It is a time of great creativity in the building sector. Many companies are doing some variation of the same thing: Using modern telecommunications and IT technology to gather data and analyze it using sophisticated big data tools. The result of these efforts — which are being done by both established and entreprenurial companies — are more efficient structures.
Last year, for, instance, GE got into the energy management game with a startup called Current. The company uses powerful Predix software to analyze data from sensors to assess a facility’s energy needs.
Another example of a big and traditional company deciding that energy is cool is the partnership between facility management firm ISS and IBM Watson, which was announced at the end of June. Under terms of the deal, ISS will use IBM Watson for facility management tasks. The companies will leverage data from new and previously deployed sensors in ISS portfolio – the company manages more than 25,000 buildings worldwide – to better run and manage processes. Energy efficiency is one area of focus.
The involvement of IBM Watson is significant. The platform – with the help of celebrities such as Serena Williams, Bob Dylan and Stephen King (as well as teachers and cute kids) – has become the public face of advanced computing and, to a great extent, the new face of IBM. It first came to the public’s attention in 2011 when it handily beat the human champion on the gameshow Jeopardy!
Since then, it has proven to be far more than a fancy parlor trick. IBM Watson is a natural language processing cloud-based platform capable of processing huge amounts of data. IBM has created a business unit around Watson. This unit is active in a number of sectors, including healthcare diagnostics, pharmaceutical research, financial investments and others.
The ISS/IBM Watson partnership is aimed at the entire facilities management sector. All elements of a building – and the entire ISS portfolio – will be monitored by IBM Watson’s Tririga platform. This includes multiple variables, including building occupancy, building activities, emissions the structure or equipment within it is emitting and outside factors such as weather. This data will be analyzed to improve management of the building, according to Nils van der Zijl, the Business Unit Executive for Watson IoT, Europe.
The IBM Watson/ISS relationship is a good example of powerful players coming together to push the sector’s agenda forward. The platform will use existing sensors and other infrastructure to gather huge amounts of data for IBM Watson to assess. The goal is to relieve humans of the job of collecting data – which is time consuming and at which they excel – and free them up to take action. Bench marking, predictive maintenance, energy consumption, engineering and other jobs will be streamlined and improved under the system.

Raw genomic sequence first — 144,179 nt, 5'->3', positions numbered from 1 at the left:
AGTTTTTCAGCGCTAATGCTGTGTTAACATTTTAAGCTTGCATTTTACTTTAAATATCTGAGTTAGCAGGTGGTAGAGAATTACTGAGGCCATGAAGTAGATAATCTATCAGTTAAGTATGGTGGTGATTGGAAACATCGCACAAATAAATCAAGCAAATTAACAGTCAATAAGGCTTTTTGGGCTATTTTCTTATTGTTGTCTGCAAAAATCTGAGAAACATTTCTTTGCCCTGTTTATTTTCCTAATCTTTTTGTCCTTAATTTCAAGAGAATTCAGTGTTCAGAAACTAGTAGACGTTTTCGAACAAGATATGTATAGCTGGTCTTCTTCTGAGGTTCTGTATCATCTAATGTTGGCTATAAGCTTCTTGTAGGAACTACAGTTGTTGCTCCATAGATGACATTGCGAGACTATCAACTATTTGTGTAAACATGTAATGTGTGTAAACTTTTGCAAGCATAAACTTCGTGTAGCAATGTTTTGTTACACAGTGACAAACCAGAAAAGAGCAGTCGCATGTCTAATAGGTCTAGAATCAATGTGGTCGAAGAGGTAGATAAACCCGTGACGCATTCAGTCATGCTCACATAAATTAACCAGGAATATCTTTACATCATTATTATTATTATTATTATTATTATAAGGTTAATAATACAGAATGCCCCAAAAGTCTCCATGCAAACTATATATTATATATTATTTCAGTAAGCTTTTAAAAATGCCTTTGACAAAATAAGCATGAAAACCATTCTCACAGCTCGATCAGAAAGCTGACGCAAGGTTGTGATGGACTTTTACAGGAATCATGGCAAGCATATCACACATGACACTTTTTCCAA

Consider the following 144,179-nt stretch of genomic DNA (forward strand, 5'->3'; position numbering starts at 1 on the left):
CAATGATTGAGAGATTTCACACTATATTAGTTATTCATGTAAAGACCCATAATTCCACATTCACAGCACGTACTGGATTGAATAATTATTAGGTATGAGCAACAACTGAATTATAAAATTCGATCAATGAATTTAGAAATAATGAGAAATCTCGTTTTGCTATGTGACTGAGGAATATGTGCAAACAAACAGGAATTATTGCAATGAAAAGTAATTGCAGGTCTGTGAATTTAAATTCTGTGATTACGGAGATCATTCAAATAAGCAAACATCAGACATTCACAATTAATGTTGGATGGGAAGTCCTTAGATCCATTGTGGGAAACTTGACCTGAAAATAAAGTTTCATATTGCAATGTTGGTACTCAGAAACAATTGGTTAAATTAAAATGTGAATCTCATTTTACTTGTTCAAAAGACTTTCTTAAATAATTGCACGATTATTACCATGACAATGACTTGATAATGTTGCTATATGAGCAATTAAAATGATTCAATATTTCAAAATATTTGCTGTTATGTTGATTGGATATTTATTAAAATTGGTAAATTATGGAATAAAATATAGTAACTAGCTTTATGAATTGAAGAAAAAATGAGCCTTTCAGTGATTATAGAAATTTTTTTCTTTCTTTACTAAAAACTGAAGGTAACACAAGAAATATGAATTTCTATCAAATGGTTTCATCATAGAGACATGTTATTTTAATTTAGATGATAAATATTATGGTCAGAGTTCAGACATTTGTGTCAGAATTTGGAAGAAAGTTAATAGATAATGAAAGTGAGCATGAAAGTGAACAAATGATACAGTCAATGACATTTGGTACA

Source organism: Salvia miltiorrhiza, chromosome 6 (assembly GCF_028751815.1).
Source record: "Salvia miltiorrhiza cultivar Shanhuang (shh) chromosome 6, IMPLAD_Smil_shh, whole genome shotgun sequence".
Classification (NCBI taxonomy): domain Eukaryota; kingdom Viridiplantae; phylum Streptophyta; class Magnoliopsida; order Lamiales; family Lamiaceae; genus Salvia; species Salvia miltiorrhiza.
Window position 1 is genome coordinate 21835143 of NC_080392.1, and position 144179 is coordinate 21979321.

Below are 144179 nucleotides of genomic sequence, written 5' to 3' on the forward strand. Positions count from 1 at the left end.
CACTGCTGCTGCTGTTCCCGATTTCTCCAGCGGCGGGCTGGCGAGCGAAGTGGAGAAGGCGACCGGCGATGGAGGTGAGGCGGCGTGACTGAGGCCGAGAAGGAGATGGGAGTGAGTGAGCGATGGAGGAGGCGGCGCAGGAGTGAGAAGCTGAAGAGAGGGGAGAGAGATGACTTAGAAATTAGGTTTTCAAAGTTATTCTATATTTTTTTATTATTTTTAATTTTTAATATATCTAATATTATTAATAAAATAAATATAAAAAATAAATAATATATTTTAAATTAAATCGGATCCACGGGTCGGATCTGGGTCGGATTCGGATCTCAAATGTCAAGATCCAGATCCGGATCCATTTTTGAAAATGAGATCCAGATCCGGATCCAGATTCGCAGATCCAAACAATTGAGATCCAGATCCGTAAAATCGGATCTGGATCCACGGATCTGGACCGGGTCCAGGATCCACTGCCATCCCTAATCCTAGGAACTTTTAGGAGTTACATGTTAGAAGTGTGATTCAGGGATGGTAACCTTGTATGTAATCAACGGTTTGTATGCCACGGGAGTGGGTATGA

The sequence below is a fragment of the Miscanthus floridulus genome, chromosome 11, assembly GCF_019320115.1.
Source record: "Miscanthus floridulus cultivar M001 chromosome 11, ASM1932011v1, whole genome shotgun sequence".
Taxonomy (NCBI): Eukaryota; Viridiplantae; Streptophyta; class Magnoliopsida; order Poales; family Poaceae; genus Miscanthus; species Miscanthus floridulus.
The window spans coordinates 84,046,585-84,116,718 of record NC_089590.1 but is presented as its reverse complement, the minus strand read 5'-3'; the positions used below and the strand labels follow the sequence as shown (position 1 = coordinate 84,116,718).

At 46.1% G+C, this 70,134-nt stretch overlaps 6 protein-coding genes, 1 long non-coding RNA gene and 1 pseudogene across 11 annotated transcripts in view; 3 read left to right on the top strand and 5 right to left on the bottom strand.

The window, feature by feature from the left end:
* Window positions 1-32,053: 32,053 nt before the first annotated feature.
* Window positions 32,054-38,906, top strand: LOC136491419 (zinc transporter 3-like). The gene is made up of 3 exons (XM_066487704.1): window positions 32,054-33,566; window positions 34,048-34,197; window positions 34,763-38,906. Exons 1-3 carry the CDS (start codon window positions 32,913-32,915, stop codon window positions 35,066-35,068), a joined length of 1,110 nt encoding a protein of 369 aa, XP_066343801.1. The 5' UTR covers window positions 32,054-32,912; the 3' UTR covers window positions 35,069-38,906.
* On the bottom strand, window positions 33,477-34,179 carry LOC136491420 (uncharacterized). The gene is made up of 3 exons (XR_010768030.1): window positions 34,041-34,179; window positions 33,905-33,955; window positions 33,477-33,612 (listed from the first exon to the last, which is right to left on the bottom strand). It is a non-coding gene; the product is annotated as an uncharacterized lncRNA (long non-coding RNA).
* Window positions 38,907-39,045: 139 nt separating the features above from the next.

The key is that IBM Watson is bringing something new to portfolio management. “When you buy a car you will know how the car runs,” van der Zijl told Energy Manager Today. “That doesn’t exist for buildings.”
There is an important issue for building managers, facility managers and those above them who sign deals for emerging building management technology. The category is still emerging. The bottom line: Be careful. There are a number of offerings in the marketplace that do some variation of what IBM Watson and Current are doing: Taking data from sensors in buildings and applying advanced data analytics to generate information and insights that can create efficiencies and cut costs.
It is important to look at the nature of the vendor as well as its technology. There are key contextual questions that must be asked: Will a set of standards exist enabling a building or building portfolio using one advanced system to switch to another if its needs change or if the vendor is acquired or goes out of business? Will it be able to integrate another provider’s system if a property using that second system is acquired?
Entrepreneurial firms in such exploding markets often are acquired by the larger companies, who understandably are on the prowl for good talent and good technology. That’s the way in which business works, of course. It is important that building and portfolio managers recognize this and get a sense of where their prospective provider is going.
There is a race to create the long term platforms that will marry energy management systems and buildings management systems to big data analytics and in the process provide them with functionality that is orders of magnitude greater than in the past. IBM Watson is another sign that big companies see this as a very promising area.